Let’s Talk Vanilla Beans {Kitchen Basics}

Kitchen Basics, Salt and Pepper | February 8, 2016 | By

If you are one of those who thinks vanilla grew in little brown bottles on the grocery shelves, don’t feel alone in your thinking.  You have lots of friends in your corner.

And it’s okay.

Just dont’ be using that imitation stuff.  It only hints at being vanilla.  Once you experience the full fragrance and flavor of vanilla, you will  never. go. back to that imposter.

Vanilla pods are the fruit of the vanilla orchid, usually Vanilla planifolia, which is the main species of orchid cultivated for vanilla. The pods are picked green and then subjected to a lengthy process that involves drying, curing and aging, which can take several months to complete.

The three most popular types of vanilla beans are: Tahitian, Mexican and Madagascar ( also known as Bourbon). Each has its own distinct flavor profile. Vanilla Garlic blog has a good description of various vanilla bean varieties.

Second only to saffron, vanilla is the world’s most expensive spice.  If you can get your hands on an actual vanilla bean, you should. Be prepared for sticker shock when you find one, however.

You should experience the full aroma and flavor of a real vanilla bean as often as you can. There is so much difference between it and a bottle of imitation vanilla extract.

However…that’s now always possible or practical or budget friendly, is it?  But just for once, do it.  You are so worth it.

So what do you do with it once you have it?  

homemade vanilla vert

1.  Split the pod lengthwise.  Hold it in place with one hand while carefully cutting down the center of the bean lengthwise.  

2.  Scrape out the seeds using the top of the knife.  The seeds should stick to the knife.  You may want to scrape the bean twice to get all of the vanilla seeds. Those seeds are the “caviar” of the bean.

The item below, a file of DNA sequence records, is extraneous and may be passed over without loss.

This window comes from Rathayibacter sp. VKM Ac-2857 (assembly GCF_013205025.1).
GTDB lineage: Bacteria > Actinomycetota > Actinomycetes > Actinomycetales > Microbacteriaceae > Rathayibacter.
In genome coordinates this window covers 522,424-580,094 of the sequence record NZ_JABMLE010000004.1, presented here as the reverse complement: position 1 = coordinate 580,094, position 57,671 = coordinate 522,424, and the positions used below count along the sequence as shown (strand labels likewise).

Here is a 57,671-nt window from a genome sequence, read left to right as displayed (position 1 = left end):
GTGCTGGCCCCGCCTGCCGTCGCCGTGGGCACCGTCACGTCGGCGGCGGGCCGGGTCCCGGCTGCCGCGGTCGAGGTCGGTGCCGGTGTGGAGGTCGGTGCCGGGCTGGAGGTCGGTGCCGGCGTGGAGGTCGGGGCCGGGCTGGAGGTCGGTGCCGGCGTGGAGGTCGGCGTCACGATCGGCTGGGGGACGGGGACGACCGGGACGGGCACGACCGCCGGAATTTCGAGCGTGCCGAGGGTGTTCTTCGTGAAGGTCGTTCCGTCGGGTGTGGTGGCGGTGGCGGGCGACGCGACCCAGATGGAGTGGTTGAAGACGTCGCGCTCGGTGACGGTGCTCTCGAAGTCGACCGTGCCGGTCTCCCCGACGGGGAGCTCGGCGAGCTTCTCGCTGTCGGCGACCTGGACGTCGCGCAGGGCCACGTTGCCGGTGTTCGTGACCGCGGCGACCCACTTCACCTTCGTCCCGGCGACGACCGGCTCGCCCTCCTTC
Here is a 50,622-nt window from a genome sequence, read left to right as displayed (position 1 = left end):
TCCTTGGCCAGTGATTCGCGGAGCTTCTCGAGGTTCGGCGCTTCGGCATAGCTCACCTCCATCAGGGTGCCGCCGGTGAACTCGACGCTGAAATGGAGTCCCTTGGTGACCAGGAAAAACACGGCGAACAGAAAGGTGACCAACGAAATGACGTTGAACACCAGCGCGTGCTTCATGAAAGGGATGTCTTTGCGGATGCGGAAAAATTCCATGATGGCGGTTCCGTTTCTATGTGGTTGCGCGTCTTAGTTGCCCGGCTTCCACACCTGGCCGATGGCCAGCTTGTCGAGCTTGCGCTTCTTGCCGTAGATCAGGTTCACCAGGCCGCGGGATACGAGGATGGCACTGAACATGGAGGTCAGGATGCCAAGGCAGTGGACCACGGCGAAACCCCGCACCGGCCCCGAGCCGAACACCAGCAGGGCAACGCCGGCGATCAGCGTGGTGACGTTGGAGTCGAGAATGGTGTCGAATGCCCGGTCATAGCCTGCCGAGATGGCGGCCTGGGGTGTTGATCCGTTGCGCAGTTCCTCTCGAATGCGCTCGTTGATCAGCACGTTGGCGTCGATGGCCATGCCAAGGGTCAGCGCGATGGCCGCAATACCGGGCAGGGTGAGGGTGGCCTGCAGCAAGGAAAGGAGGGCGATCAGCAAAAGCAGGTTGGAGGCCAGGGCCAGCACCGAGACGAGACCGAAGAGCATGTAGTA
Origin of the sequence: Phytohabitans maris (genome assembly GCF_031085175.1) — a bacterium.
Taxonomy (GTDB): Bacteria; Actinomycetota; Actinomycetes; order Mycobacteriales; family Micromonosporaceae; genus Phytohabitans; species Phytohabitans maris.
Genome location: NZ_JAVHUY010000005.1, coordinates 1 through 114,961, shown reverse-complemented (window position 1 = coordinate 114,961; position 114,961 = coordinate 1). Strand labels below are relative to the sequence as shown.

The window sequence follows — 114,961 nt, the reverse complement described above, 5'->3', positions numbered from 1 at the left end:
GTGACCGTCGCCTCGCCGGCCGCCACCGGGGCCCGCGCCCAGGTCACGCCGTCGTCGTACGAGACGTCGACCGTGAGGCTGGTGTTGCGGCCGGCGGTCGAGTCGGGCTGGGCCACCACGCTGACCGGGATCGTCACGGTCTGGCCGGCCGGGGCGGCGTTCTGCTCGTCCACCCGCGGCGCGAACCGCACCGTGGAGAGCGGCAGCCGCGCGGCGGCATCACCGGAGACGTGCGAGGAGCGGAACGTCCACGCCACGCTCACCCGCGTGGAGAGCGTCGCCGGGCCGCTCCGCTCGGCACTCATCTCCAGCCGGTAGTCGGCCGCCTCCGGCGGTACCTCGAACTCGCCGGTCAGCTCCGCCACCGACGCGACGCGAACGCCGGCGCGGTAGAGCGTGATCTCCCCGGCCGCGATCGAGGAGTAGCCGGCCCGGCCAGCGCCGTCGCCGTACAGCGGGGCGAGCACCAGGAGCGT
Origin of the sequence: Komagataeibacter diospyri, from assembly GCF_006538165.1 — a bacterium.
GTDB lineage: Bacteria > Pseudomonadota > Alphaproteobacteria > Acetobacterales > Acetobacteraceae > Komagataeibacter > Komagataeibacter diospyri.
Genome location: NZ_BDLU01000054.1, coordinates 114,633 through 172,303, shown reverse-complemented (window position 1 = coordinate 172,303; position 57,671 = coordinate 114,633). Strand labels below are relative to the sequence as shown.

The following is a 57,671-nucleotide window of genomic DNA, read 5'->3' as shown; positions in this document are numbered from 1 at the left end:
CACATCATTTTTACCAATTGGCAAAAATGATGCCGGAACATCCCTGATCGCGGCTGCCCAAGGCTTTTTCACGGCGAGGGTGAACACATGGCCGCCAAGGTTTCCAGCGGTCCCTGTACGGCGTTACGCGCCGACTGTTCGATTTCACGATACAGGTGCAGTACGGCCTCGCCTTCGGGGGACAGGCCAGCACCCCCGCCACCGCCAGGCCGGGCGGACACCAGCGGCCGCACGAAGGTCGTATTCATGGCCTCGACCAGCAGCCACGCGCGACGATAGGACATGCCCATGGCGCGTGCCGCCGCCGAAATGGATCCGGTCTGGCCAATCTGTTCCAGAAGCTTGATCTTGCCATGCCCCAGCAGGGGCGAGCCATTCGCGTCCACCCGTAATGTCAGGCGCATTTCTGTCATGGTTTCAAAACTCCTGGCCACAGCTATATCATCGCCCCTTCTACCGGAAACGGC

3. DO NOT THROW OUT the bean. Get a jar with a tight-fitting lid, fill it with a cup or two of sugar and stick that bean hull in it. Whenever you remember, give that jar a good shake. Use the sugar in your coffee or tea or wherever you might enjoy a little vanilla sugar. 

Or, make vanilla salt using the same procedure as for the vanilla sugar.

Homemade Vanilla Extract

Ingredients

  • 8 ounces vodka (bourbon, rum or brandy may be used as well), preferably at least 80 proof.
  • 6-8 Madagascar Bourbon grade B vanilla beans
  • jar with tight-fitting cap

Instructions

  1. Slice the vanilla beans lengthwise down the middle, cutting to fit the jar if needed.
  2. Pour vodka over the beans making sure they are completely submerged.
  3. Store in a cool, dark place at least 8 weeks before using. Shake the jar gently 1 to 2 times per week.

Notes

1. Grade B vanilla beans are cheaper and will still yield a good extract. Order online by weight, not number. 2. When your supply reduces to 1/3rd, start a new batch so that you will have a ready supply on hand at all times. 3. Allow the spent beans to dry and use to flavor sugar or coffee creamer.

http://diningwithdebbie.net/2016/02/08/lets-talk-vanilla-beans-kitchen-basics/

#letsbreakbread

 

Comments

  1. Leave a Reply

    Pasley
    February 13, 2016

    I love homemade vanilla! My sister-in-law made some for me once, and I loved every drop!!!

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